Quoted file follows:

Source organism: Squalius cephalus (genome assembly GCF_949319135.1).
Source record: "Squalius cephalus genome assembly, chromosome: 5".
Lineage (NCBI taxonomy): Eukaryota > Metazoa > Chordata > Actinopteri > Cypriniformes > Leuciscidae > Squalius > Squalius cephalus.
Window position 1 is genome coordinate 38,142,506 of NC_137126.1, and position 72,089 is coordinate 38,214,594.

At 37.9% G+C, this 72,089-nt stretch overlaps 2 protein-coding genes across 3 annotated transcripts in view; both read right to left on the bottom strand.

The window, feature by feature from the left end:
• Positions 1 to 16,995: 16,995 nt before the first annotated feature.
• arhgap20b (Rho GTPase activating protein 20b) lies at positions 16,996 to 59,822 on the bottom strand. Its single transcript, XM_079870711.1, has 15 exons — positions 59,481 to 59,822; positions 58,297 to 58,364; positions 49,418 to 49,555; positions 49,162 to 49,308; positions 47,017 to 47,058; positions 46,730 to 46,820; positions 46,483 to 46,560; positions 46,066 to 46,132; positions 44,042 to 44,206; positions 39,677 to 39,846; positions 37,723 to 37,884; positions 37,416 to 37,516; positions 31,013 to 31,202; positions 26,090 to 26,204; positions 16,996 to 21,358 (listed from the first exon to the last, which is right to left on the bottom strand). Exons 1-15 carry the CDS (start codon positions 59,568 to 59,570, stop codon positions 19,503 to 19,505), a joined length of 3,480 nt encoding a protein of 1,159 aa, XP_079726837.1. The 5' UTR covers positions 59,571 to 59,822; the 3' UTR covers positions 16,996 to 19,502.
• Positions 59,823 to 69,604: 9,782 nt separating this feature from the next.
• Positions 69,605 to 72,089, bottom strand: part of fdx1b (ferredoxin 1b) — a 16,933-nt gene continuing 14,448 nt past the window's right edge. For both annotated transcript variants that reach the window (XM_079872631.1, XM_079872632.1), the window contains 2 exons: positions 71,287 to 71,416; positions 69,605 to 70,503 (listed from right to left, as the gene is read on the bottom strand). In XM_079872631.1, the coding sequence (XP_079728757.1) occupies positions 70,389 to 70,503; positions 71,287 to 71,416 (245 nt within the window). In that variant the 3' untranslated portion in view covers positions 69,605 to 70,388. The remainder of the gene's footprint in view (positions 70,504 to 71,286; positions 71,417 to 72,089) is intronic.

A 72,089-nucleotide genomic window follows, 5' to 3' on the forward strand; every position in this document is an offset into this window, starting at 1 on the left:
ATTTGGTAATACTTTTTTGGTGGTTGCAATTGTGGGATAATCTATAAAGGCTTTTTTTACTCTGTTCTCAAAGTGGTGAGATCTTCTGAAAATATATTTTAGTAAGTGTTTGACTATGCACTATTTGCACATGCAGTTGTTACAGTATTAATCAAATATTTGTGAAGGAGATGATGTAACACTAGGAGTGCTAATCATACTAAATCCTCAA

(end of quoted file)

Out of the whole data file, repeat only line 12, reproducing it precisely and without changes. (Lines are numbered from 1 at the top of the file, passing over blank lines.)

ATTTGGTAATACTTTTTTGGTGGTTGCAATTGTGGGATAATCTATAAAGGCTTTTTTTACTCTGTTCTCAAAGTGGTGAGATCTTCTGAAAATATATTTTAGTAAGTGTTTGACTATGCACTATTTGCACATGCAGTTGTTACAGTATTAATCAAATATTTGTGAAGGAGATGATGTAACACTAGGAGTGCTAATCATACTAAATCCTCAA